I have difficulty in neatly writing down a proof for the following: Let $n$ be a natural number, and let $P(m)$ be a property pertaining to the natural numbers such that whenever $P(m++)$ is true, ...
1
vote
1answer
726 views

Proof for Strong Induction Principle

I am currently studying analysis and I came across the following exercise. Proposotion 2.2.14 Let $m_0$ be a natural number and let $P(m)$ be a property pertaining to an arbitrary natural ...
0
votes
0answers
113 views

Induction proof of surjectivity

I have a problem. Let $A: S\to T$ be a surjective map between finite sets. Prove by induction that $|S|\geq|T|$ and that if $|S|=|T|$, then $A$ is bijective. Another way to phrase the question is: ...
4
votes
2answers
732 views

Well-Ordering and Mathematical Induction

Here is my attempt to prove the Well-ordering principle, i.e. Any non-empty subset of $\Bbb N$, the set of natural numbers has a minimum element. Proof: Suppose there exists a non-empty subset $S$ of ...
2
votes
1answer
250 views

Does mathematical induction assume that non-negative integers are infinite?

Does mathematical induction assume that the non-negative integers continue indefinitely? A friend of mine was attempting to show me that there are an infinite number of non-negative integers using ...
1
vote
2answers
2k views

A one-to-one function from a finite set to itself is onto - how to prove by induction?

I'm not sure if I can do this without knowing what f actually is? Let $X$ be a finite set with $n$ elements and $f: X \rightarrow X$ a one-to-one function. Prove by induction that $f$ is an onto ...
6
votes
4answers
646 views

Mathematical Induction: how do we know what applies to one thing also applies to another?

Background: I'm new to math. I'm learning about set theory. The book I'm reading (Schaum's Outline of Set Theory) covers mathematical induction. The book uses a common illustration and a common ...
8
votes
3answers
215 views

“If $n=0$ there is nothing to prove”

Suppose that I must prove a theorem by (strong) induction on $\mathbb N$. If the statement of the theorem has sense, for example, for $n\ge 1$, often as base case one chooses $n=0$ and says "for $n=0$ ...
1
vote
6answers
1k views

Prove by induction: For all N = 0, 1, 2, 3, ..: every finite set with N elements has exactly $ 2^N $ subsets. [duplicate]

For all N = 0, 1, 2, 3, ..: every finite set with N elements has exactly $ 2^N $ subsets. How do I prove this by induction?
3
votes
2answers
98 views

Proving the size of the unions of sets

How should one go about proving the following with induction? $$ \left| \bigcup_{i \in I} A_i \right| = \sum_{J \subseteq I} (-1)^{|J|+1} \left|\bigcap_{i \in J} A_i \right| $$ I is just a finite ...
1
vote
1answer
879 views

Sets induction problem (complement of intersection equals union of complements)

Let $n\ge 2$ and $A_1,\dots,A_n$ be sets in some universe $S$. In this problem we will give a proof by induction of the identity $$\left(\bigcap_{i=1}^nA_i\right)^c=\bigcup_{i=1}^nA_i^c\;.$$ ...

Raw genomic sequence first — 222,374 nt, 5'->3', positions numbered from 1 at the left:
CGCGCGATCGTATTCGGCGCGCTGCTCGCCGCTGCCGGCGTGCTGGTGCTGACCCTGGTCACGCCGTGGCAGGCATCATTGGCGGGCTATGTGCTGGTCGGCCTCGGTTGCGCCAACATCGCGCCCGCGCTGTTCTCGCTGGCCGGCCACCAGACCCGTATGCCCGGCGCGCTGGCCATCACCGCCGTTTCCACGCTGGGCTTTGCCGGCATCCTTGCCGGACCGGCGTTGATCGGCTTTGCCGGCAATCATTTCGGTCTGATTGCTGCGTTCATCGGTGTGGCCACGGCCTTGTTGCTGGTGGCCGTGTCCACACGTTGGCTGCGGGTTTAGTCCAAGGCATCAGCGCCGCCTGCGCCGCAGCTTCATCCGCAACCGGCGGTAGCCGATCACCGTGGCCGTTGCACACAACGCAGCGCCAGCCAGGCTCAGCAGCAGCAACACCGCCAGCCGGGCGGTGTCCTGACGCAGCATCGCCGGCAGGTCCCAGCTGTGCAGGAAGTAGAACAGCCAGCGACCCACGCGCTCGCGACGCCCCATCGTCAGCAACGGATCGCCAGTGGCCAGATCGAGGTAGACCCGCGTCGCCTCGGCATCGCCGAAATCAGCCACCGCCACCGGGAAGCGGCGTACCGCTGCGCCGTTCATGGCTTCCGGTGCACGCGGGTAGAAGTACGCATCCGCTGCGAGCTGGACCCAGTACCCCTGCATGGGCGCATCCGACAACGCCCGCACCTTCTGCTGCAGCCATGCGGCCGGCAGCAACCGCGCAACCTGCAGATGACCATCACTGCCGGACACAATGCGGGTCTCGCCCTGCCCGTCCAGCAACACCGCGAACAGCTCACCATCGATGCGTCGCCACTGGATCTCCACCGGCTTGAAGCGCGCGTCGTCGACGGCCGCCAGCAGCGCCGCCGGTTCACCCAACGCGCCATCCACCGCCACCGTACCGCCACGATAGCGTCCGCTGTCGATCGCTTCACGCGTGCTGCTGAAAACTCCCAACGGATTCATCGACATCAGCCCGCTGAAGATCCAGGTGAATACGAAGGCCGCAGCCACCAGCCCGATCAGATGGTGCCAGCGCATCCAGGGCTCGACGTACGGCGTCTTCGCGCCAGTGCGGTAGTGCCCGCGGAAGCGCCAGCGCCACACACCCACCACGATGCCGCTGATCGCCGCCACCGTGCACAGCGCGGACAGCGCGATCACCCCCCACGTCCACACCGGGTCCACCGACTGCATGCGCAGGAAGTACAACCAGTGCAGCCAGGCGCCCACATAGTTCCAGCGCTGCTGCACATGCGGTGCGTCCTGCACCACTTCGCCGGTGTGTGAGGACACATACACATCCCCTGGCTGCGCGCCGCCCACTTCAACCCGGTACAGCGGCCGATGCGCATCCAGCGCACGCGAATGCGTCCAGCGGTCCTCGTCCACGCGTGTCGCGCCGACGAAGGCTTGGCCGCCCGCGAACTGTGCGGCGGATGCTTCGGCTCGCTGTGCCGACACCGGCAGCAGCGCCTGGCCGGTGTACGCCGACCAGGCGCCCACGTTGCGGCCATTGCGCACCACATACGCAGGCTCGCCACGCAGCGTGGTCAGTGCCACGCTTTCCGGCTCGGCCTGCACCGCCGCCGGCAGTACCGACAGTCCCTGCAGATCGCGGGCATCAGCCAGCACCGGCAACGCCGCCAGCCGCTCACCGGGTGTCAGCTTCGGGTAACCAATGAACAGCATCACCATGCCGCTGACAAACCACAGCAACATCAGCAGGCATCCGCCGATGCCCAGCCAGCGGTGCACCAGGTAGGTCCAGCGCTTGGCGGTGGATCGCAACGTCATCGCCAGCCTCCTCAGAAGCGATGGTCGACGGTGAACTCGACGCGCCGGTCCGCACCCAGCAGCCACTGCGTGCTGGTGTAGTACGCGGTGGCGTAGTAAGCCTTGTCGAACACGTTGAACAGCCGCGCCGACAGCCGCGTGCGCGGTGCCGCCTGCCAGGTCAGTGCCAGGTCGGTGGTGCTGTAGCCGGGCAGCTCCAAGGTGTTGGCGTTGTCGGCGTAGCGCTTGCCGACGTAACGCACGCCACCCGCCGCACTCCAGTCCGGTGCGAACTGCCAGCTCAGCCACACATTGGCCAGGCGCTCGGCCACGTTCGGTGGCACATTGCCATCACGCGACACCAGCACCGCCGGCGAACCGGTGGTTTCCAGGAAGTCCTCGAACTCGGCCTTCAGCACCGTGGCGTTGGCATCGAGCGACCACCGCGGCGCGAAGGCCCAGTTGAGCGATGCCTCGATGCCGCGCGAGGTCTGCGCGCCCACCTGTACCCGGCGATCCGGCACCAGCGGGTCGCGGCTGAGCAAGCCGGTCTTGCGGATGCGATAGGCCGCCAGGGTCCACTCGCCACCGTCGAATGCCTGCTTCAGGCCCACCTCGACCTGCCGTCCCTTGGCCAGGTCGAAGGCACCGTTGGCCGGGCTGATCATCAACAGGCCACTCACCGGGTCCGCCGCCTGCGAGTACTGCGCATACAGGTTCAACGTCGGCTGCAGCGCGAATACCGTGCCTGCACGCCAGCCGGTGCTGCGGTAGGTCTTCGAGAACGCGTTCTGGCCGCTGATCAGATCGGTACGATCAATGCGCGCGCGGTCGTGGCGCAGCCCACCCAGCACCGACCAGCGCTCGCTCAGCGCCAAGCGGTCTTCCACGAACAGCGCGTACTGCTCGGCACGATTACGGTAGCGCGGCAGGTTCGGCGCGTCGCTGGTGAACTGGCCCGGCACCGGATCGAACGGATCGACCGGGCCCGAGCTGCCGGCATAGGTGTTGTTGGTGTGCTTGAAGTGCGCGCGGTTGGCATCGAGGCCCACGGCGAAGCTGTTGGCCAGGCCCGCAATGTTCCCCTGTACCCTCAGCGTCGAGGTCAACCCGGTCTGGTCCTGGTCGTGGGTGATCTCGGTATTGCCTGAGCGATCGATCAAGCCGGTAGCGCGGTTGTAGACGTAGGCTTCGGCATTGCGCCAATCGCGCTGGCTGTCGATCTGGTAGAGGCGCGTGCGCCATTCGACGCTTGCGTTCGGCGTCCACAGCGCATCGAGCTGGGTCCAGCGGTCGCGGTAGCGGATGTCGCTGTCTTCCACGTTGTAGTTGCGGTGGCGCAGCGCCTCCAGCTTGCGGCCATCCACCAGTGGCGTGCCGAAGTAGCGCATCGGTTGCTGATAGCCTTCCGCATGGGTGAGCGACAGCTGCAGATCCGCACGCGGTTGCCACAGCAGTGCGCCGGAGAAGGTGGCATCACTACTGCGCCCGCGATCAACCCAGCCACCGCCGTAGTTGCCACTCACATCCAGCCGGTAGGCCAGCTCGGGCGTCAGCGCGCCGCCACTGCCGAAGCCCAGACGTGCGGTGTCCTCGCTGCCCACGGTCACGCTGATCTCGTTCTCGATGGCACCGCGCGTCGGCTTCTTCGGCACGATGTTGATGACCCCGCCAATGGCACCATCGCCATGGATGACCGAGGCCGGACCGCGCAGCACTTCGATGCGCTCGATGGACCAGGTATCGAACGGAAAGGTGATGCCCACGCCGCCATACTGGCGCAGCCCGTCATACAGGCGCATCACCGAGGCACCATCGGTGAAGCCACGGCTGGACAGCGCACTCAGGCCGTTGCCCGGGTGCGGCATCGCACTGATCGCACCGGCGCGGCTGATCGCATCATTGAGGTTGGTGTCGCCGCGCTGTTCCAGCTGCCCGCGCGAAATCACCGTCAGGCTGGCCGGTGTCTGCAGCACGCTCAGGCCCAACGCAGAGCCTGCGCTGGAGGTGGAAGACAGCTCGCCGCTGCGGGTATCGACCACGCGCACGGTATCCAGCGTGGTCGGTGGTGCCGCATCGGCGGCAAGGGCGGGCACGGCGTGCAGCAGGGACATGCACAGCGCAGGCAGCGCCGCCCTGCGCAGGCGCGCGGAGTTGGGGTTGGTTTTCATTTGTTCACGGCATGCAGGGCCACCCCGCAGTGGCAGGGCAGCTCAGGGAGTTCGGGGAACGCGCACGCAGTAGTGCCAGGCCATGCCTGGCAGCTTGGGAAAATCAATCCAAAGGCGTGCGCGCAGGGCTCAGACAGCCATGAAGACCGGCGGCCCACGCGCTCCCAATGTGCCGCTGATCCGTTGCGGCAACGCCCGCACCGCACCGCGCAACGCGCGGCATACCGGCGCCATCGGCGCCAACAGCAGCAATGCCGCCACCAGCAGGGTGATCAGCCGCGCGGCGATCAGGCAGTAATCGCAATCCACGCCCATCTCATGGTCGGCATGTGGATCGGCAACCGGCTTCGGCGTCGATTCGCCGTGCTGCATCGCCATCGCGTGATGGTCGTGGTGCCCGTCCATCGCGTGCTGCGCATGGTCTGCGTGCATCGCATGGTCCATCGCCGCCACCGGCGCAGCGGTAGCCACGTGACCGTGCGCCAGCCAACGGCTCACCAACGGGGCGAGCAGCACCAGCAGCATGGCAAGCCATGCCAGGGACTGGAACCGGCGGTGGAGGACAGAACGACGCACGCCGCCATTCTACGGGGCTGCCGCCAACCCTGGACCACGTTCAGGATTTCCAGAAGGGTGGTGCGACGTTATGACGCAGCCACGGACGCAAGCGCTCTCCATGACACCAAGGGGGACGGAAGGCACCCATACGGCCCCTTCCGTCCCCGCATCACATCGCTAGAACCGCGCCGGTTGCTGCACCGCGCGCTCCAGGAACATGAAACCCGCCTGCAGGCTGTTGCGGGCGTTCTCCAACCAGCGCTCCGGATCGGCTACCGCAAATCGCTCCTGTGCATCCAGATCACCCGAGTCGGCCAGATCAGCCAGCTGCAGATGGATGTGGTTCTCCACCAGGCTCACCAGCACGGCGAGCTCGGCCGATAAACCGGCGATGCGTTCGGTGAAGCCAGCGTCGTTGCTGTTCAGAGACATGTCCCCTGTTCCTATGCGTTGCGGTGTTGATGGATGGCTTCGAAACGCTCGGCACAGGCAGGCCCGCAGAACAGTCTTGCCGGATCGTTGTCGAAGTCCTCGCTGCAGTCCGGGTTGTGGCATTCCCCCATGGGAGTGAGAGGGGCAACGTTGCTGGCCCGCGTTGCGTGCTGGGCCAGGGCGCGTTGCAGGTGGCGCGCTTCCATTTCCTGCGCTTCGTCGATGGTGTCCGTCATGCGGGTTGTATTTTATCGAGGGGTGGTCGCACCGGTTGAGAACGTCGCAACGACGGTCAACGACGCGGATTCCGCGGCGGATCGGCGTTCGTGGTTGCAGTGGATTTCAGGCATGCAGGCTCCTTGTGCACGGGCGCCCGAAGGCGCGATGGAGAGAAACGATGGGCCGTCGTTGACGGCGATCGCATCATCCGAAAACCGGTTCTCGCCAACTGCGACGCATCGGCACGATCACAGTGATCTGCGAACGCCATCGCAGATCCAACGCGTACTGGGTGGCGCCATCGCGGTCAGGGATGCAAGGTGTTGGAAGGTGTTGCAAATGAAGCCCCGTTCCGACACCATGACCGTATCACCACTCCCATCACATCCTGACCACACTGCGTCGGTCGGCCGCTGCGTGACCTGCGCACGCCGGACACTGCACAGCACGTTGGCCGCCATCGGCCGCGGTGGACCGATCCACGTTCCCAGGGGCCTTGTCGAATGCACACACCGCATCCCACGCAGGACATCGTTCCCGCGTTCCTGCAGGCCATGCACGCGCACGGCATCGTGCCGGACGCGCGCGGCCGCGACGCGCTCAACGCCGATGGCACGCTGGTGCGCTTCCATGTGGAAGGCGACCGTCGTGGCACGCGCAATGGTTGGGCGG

5
votes
2answers
228 views

troubles proving every subset of a finite set is finite with naive set theory

In a first undergraduate course in analysis, they have established a model of the natural numbers (without zero), proof by induction, recursive definition, injectivity, surjectivity, bijectivity of ...
1
vote
3answers
144 views

Prove that $\bigcap\limits_{i = 1}^n {\left( {{A_i} - B} \right)} = \bigcap\limits_{i = 1}^n {{A_i}} - B$

Prove that if $A_1, A_2, \ldots , A_n$ and $B$ are sets, then $$(A_1 − B) \cap (A_2 − B) \cap \cdots \cap (A_n − B) = (A_1 \cap A_2 \cap \cdots \cap A_n) − B.$$
2
votes
2answers
283 views

Inductive definition of a set

I'm a beginner in set theory and I have doubt regarding mathematical induction. I came across the following examples. Example 1: Find the set given by the following definition: 1) $ 3 \in P $ 2) ...
3
votes
4answers
320 views

Proving that there are infinite cardinal numbers >$\mathfrak{c}$

I was reading Simmons' book and he states that there are infinite cardinal numbers > $\mathfrak{c}$ where $\mathfrak{c}$ denotes the number of Real Numbers. For this, he states that we can construct ...
2
votes
2answers
172 views

$\wp^{(\omega)}(A)=?$

Let $A$ be a set, $$\wp^{(0)}(A)=A$$ $$\wp^{(n+1)}(A)=\wp(\wp^{(n)}(A))$$ But what sense does $\wp^{(\alpha)}(A)$ make where $\alpha$ is a limit ordinal number? The most natural way is let ...
1
vote
1answer
914 views

Inductive Proof of a countable set Cartesian product [duplicate]

Possible Duplicate: Proving $\mathbb{N}^k$ is countable I would like to prove that if S is countable then for any positive integer n the set $S^n$ (the n-fold Cartesian product of S with ...
1
vote
3answers
126 views

Finite set cardinality decreasing

Say I have a finite set $A$ and know its cardinality. How can I prove that, by repeatedly applying some algorithm, which removes a known number of elements from $A$ each time, its cardinality will ...
4
votes
3answers
762 views

What are the cases of not using (countable) induction?

In countably infinite union of countably infinite sets is countable the proof has been given, but when as a student I attempted the question, I tried using induction ( later to found it to be wrong ...
5
votes
3answers
627 views

noetherian induction

So I think I've misunderstood the principle of Noetherian induction as stated in the Hartshorne exercise II.3.16, or his statement is slightly incorrect. He says: "Let $X$ be a Noetherian topological ...
3
votes
2answers
2k views

Using induction to extend DeMorgan's law

I have an assignment in my text that asks me to "Show how induction can be used to conclude that $(A_1 \cup A_2 \cup \dots A_n )^c = A_1^c \cap A_2^c \cap \dots \cap A_n^c$. The issue I am facing is ...
3
votes
1answer
175 views

Question about base cases in induction

So when first developing the natural numbers in basic set theory, most properties are proven by induction. This is very convenient since $\omega$ is the smallest inductive set. I saw a proof of the ...
3
votes
1answer
500 views

Question related with partial order - finite set - minimal element

Prove by induction. Every partial order on a nonempty finite set has at least one minimal element. How can I solve that question ?
1
vote
3answers
499 views

Prove that the natural numbers are present on an inductive definition of another set

If I give you the following definition of the set $A$, how could you prove it is equal the set of the natural numbers without an explicit definiton for the latter? The set $A$ is inductively defined ...